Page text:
What Is Dental Bonding and How Much Does It Cost?
If you're unhappy with the appearance of your teeth, it can help to know you're not alone. Over 52% of Americans are unhappy with their dental appearance, with a whopping 56% feeling dissatisfied with the whiteness of their teeth. Dental bonding is a fast and relatively inexpensive way to transform your smile, but is it worth the investment?
Cosmetic dental bonding is relatively noninvasive and can give stellar results, but it's not the right option for everyone.
Tooth bonding, also called dental bonding, is a cosmetic treatment used to change the appearance of your teeth. During a dental bonding treatment, a dentist applies a teeth-bonding composite resin matching the color of your natural enamel to your teeth to create an even shape and size. Cosmetic dental bonding can also be used to address discolored teeth.
Dentists may recommend dental bonding to correct various dental issues, including:
- Chipped or cracked teeth
- Gaps between teeth
- Misshapen teeth
Sometimes, dental bonding is used for restorative purposes. Dentists often use the same composite material to fill cavities because it mimics the appearance of natural enamel, making the filling virtually invisible. Your dentist may also recommend tooth bonding to protect exposed teeth roots if you have gum recession.
Whether your dental insurance covers tooth bonding depends on your provider and policy type. However, many insurers decline coverage for dental bonding because they consider it a cosmetic procedure when used solely to improve the appearance of your smile.
However, your insurance plan may cover dental bonding if you need it to fill cavities or exposed roots or protect your teeth against damage. In this situation, your insurer may decide your treatment is medically necessary. Depending on your coverage, your insurer may cover up to 80% of your costs after meeting your annual deductible.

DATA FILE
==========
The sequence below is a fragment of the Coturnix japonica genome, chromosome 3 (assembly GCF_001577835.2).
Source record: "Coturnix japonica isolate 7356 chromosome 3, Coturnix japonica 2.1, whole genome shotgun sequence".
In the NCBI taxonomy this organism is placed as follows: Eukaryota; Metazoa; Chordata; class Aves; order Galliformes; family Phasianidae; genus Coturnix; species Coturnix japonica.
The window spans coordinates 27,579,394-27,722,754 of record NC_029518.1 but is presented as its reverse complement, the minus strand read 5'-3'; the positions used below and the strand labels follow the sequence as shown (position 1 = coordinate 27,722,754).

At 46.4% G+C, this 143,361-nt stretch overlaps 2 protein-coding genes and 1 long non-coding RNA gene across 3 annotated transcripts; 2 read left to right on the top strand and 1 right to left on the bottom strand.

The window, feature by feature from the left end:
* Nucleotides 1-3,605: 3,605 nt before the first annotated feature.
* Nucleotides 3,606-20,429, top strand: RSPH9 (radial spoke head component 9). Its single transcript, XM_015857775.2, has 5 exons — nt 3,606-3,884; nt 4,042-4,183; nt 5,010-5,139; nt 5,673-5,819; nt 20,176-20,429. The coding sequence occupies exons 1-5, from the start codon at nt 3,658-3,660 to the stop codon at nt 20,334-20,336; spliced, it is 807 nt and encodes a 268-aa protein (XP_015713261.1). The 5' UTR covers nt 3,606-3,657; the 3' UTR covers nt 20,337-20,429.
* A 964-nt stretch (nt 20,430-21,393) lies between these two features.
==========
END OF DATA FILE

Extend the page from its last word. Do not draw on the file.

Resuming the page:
Dental bonding costs $300 to $600 (CAD 408 to CAD 816) per tooth on average, according to data from RealSelf. Your total bill depends on how many teeth your dentist treats. Most people spend between $1,967 and $6,400 (CAD 2,676 and CAD 8,706) in total. You could pay less out of pocket if your dental insurance policy covers your treatment.
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Dental bonding is often worth it if you have minor tooth damage or discoloration. A tooth-bonding procedure can significantly change the appearance of your smile and is less invasive than other treatments, such as dental implants, designed to correct tooth imperfections. It's also substantially cheaper than restoring your teeth with implants or crowns. Generally, dental bonding is a quick, effective and convenient way to treat less severe cosmetic issues.
However, there are also potential disadvantages to dental bonding. The composite material is more prone to staining than your natural enamel and significantly less durable. Therefore, you can break or stain the surface if you don't care for bonded teeth properly. The following tips can help you keep your cosmetic dental bonding in good condition for as long as possible:
- Take care while consuming hard foods to reduce the risk of chips and cracks.
- Brush and floss your teeth regularly.
- Limit food and beverages that cause tooth staining, such as coffee, red wine and berries, and avoid them completely for the first 48 hours after your procedure.
- Drink tea and other stain-causing beverages with a straw.
- Keep up to date with regular dental checkups, and visit your dentist as soon as you notice damage or bite problems.
- Avoid biting your nails or chewing hard objects.
Your dentist can help you determine whether dental bonding is right for you. While the procedure is often ideal for fixing small issues, it can't treat widespread decay or more serious problems with your bite alignment. In some situations, your dentist may recommend crowns, implants or orthodontic treatments as an alternative to tooth bonding.
The composite resin used for tooth bonding isn't as long-lasting as porcelain or tooth enamel, and it usually wears out after around 10 years. In comparison, more expensive options like veneers can last over 20 years with good oral care, while crowns last for at least 15 years.
All CAD conversions are based on the exchange rate on the date of publication.
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